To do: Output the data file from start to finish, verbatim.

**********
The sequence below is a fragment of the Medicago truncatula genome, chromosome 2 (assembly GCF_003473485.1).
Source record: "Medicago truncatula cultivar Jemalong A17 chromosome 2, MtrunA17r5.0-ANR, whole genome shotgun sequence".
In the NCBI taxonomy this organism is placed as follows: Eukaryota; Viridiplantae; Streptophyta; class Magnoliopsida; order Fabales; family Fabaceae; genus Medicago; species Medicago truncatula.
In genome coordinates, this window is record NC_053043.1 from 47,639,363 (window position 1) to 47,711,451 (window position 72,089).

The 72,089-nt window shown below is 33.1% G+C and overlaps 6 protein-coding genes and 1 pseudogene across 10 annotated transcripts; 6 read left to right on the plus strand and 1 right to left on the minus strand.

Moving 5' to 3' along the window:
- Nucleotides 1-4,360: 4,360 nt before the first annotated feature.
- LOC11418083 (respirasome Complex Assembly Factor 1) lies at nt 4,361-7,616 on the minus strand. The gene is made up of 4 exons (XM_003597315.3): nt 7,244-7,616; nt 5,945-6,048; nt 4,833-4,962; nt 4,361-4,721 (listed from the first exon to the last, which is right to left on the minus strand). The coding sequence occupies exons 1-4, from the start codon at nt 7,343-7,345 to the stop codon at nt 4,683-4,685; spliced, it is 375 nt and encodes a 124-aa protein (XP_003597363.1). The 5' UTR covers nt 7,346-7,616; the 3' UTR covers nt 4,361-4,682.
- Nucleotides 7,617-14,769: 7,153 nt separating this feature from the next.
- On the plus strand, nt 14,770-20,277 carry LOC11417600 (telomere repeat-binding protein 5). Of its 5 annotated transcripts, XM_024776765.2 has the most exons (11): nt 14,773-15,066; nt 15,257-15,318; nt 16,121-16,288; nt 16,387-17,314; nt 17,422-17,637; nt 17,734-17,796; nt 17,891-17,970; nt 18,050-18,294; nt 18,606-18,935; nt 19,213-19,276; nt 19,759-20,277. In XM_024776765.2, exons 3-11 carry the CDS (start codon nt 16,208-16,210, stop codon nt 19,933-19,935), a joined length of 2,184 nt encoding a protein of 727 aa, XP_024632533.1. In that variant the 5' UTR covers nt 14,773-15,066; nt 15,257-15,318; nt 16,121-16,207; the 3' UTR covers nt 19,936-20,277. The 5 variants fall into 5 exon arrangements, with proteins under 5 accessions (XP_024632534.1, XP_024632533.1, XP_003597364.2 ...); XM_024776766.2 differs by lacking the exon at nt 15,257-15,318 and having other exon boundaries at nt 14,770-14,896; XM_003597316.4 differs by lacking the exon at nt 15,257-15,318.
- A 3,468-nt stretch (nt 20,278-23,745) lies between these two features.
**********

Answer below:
The sequence below is a fragment of the Medicago truncatula genome, chromosome 2 (assembly GCF_003473485.1).
Source record: "Medicago truncatula cultivar Jemalong A17 chromosome 2, MtrunA17r5.0-ANR, whole genome shotgun sequence".
In the NCBI taxonomy this organism is placed as follows: Eukaryota; Viridiplantae; Streptophyta; class Magnoliopsida; order Fabales; family Fabaceae; genus Medicago; species Medicago truncatula.
In genome coordinates, this window is record NC_053043.1 from 47,639,363 (window position 1) to 47,711,451 (window position 72,089).

The 72,089-nt window shown below is 33.1% G+C and overlaps 6 protein-coding genes and 1 pseudogene across 10 annotated transcripts; 6 read left to right on the plus strand and 1 right to left on the minus strand.

Moving 5' to 3' along the window:
- Nucleotides 1-4,360: 4,360 nt before the first annotated feature.
- LOC11418083 (respirasome Complex Assembly Factor 1) lies at nt 4,361-7,616 on the minus strand. The gene is made up of 4 exons (XM_003597315.3): nt 7,244-7,616; nt 5,945-6,048; nt 4,833-4,962; nt 4,361-4,721 (listed from the first exon to the last, which is right to left on the minus strand). The coding sequence occupies exons 1-4, from the start codon at nt 7,343-7,345 to the stop codon at nt 4,683-4,685; spliced, it is 375 nt and encodes a 124-aa protein (XP_003597363.1). The 5' UTR covers nt 7,346-7,616; the 3' UTR covers nt 4,361-4,682.
- Nucleotides 7,617-14,769: 7,153 nt separating this feature from the next.
- On the plus strand, nt 14,770-20,277 carry LOC11417600 (telomere repeat-binding protein 5). Of its 5 annotated transcripts, XM_024776765.2 has the most exons (11): nt 14,773-15,066; nt 15,257-15,318; nt 16,121-16,288; nt 16,387-17,314; nt 17,422-17,637; nt 17,734-17,796; nt 17,891-17,970; nt 18,050-18,294; nt 18,606-18,935; nt 19,213-19,276; nt 19,759-20,277. In XM_024776765.2, exons 3-11 carry the CDS (start codon nt 16,208-16,210, stop codon nt 19,933-19,935), a joined length of 2,184 nt encoding a protein of 727 aa, XP_024632533.1. In that variant the 5' UTR covers nt 14,773-15,066; nt 15,257-15,318; nt 16,121-16,207; the 3' UTR covers nt 19,936-20,277. The 5 variants fall into 5 exon arrangements, with proteins under 5 accessions (XP_024632534.1, XP_024632533.1, XP_003597364.2 ...); XM_024776766.2 differs by lacking the exon at nt 15,257-15,318 and having other exon boundaries at nt 14,770-14,896; XM_003597316.4 differs by lacking the exon at nt 15,257-15,318.
- A 3,468-nt stretch (nt 20,278-23,745) lies between these two features.